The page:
Oneupweb Reviews: K-Mart Getting Social with MyKmart

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Riding my bike while carrying a Slip N’ Slide about two miles was no easy task. But K-Mart’s blue light special helped me correct that I was the only 11-year-old in my neighborhood without her own waterslide. (That is until my dad made me get rid of it when I ran up the water bill.)

I’ve shed my tears for that waterslide and K-Mart’s disappearance long ago. What? K-Mart still exists?

My reaction, unfortunately, mirrors the overall sentiment about K-Mart’s struggling brand. This more than 100-year-old brand is trying to change that with its recent launch of MyKmart, a social hub connected to

Disconnected Consumers&#151Timeline of a Dying Brand

Growing up in the 80s everyone I knew in Southern Michigan found deals under the glow of a one-hour blue light special. It was during this decade that K-Mart celebrated its 2000th store opening and began offering Martha Stewart-branded merchandise. Somewhere along the line K-Mart fell into obscurity, giving up on the blue light special in the early 1990s and becoming overshadowed by big discount chains Target and Wal-Mart.

In 1999, just one year after establishing, K-Mart brought back the blue light special by teaming with Yahoo in a failed e-commerce site called Shortly after filing bankruptcy, K-Mart’s branding efforts continued faltering as its deal with Sears Roebuck & Co. merged the two struggling brands into Sears Holding Co.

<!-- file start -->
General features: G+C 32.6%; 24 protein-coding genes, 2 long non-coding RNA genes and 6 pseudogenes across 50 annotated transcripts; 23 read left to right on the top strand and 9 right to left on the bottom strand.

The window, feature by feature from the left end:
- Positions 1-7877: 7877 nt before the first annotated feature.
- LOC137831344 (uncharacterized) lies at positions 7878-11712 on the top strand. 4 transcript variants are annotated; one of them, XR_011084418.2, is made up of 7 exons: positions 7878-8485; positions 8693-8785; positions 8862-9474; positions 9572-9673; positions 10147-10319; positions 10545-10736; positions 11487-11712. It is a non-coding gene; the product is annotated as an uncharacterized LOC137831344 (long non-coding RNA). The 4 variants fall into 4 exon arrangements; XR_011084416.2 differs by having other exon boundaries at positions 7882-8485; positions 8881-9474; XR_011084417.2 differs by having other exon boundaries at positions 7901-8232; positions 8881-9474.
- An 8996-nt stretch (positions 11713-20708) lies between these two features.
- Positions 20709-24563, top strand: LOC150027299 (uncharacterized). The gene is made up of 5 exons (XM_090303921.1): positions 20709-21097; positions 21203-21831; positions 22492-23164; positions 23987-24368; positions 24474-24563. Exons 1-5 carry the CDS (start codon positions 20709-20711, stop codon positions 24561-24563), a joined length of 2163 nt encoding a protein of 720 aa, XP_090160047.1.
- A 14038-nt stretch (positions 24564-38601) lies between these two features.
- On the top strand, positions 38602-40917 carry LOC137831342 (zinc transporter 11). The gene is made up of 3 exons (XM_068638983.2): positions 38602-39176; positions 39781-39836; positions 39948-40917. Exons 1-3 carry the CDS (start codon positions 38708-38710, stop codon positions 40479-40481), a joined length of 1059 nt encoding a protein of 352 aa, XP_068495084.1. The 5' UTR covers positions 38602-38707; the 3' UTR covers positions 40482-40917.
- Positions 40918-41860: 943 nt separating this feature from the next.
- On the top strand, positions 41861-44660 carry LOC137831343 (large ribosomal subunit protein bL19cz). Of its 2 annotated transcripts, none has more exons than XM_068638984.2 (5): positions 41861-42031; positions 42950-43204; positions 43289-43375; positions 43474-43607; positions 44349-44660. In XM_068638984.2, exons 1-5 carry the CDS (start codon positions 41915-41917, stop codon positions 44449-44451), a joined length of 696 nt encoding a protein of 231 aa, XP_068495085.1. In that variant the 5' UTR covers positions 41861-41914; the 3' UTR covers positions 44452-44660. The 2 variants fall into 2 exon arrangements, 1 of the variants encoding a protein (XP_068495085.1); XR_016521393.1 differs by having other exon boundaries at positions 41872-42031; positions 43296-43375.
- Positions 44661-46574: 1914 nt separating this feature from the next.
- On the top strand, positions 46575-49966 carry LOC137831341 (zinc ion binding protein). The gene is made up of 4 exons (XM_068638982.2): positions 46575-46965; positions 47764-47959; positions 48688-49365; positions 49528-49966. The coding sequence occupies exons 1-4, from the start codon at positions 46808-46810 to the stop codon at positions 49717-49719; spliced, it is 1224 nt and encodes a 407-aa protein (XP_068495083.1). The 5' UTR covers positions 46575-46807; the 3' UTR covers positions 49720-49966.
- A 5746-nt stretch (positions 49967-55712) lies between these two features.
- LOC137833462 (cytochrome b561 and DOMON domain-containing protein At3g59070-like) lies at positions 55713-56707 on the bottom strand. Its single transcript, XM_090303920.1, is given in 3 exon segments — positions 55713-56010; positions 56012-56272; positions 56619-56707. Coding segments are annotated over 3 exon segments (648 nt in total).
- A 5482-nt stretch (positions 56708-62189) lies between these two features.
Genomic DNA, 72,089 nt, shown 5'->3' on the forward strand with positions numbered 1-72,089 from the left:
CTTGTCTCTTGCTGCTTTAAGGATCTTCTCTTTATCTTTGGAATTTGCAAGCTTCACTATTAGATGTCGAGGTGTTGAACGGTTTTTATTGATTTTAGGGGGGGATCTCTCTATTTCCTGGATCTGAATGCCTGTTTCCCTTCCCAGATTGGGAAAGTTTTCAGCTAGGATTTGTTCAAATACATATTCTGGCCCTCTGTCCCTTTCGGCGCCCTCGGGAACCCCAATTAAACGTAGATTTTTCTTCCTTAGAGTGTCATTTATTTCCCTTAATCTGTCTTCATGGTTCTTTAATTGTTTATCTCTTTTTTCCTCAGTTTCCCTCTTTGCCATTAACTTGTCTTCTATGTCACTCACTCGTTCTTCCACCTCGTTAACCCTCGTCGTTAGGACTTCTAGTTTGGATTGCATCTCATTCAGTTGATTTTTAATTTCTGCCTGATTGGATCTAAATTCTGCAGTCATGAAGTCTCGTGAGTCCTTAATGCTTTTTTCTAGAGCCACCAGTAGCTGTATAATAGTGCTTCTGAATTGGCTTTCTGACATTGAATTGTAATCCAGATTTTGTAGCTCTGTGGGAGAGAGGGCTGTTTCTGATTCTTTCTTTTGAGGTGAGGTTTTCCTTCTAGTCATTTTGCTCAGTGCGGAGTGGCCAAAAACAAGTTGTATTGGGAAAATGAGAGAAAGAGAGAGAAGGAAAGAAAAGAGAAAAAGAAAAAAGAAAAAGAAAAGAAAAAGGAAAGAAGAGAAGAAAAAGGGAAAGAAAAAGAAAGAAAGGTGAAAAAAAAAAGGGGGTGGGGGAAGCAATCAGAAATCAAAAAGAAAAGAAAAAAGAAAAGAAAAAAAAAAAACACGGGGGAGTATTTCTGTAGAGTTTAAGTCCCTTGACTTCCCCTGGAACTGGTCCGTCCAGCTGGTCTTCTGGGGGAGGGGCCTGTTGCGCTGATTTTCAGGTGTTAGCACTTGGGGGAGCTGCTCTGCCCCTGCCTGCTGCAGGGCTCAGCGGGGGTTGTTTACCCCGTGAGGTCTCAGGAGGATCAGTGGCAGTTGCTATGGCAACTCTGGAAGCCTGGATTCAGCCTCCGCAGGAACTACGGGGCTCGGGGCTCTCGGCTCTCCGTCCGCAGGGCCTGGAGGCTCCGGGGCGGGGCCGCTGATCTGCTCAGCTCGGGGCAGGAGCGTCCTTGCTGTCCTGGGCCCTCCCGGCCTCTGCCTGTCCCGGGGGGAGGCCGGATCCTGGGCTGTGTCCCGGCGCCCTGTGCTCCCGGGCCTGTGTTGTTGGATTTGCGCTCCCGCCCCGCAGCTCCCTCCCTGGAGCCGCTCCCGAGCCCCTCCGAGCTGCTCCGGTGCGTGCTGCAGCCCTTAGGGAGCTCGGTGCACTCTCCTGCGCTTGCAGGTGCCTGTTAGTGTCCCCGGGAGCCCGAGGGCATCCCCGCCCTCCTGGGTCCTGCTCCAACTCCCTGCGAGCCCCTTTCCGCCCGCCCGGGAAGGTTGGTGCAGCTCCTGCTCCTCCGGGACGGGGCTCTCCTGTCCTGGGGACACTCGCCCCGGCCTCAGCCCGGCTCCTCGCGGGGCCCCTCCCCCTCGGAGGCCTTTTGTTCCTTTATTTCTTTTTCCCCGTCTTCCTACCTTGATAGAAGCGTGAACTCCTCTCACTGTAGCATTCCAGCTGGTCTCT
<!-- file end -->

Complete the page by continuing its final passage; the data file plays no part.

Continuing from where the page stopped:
Now, a cartoon blue light bulb references K-Mart’s historic blue light special past and Sears Holding Co. has distinguished the brands through separate, but interlinking, social media marketing efforts — MyKmart and MySears.

Social Done Right

Despite a history that has disconnected K-Mart’s brand from consumers, MyKmart’s launch could turn things around by starting a two-way conversation with consumers. So far MyKmart does a lot of things right, including:

  • A section that allows customers to share and rate ideas on how to make K-mart better
  • Polls asking for customer feedback
  • Reviews organized by product and sorted by “most helpful” and latest” on the main page
  • A product search that makes it easy to find, review and buy items
  • Local review search
  • Message boards that let consumers ask questions before buying
  • Comprehensive buying guides connected to product reviews
  • Profiles let people “fan” and “friend” their favorite reviewers
  • “I am” lets community members define themselves, such as “I am a light sleeper,” to other members
  • Visible, quick access to K-Mart’s profiles on Facebook, MySpace, Twitter and YouTube

Overall, MyKmart’s design is functional and (not to sound mean here) looks better than most of the brick-and-mortar locations I’ve seen. Now, Sears Holding Co. needs to prove they’re listening by responding with effective action within both communities and both brands’ social profiles. Right now the community is too new to post results from ideas fans submit to the community, but that fact that it’s built in shows K-Mart wants to create a two-way conversation.

While K-Mart is headed in the right direction by establishing profiles linked to MyKmart/, it looks like they still need help figuring out how to use these social tools. Despite that I’m excited to see this brand embrace social. (And that water and pool accessories are 10 percent off! Slip N’ Slide here I come!)

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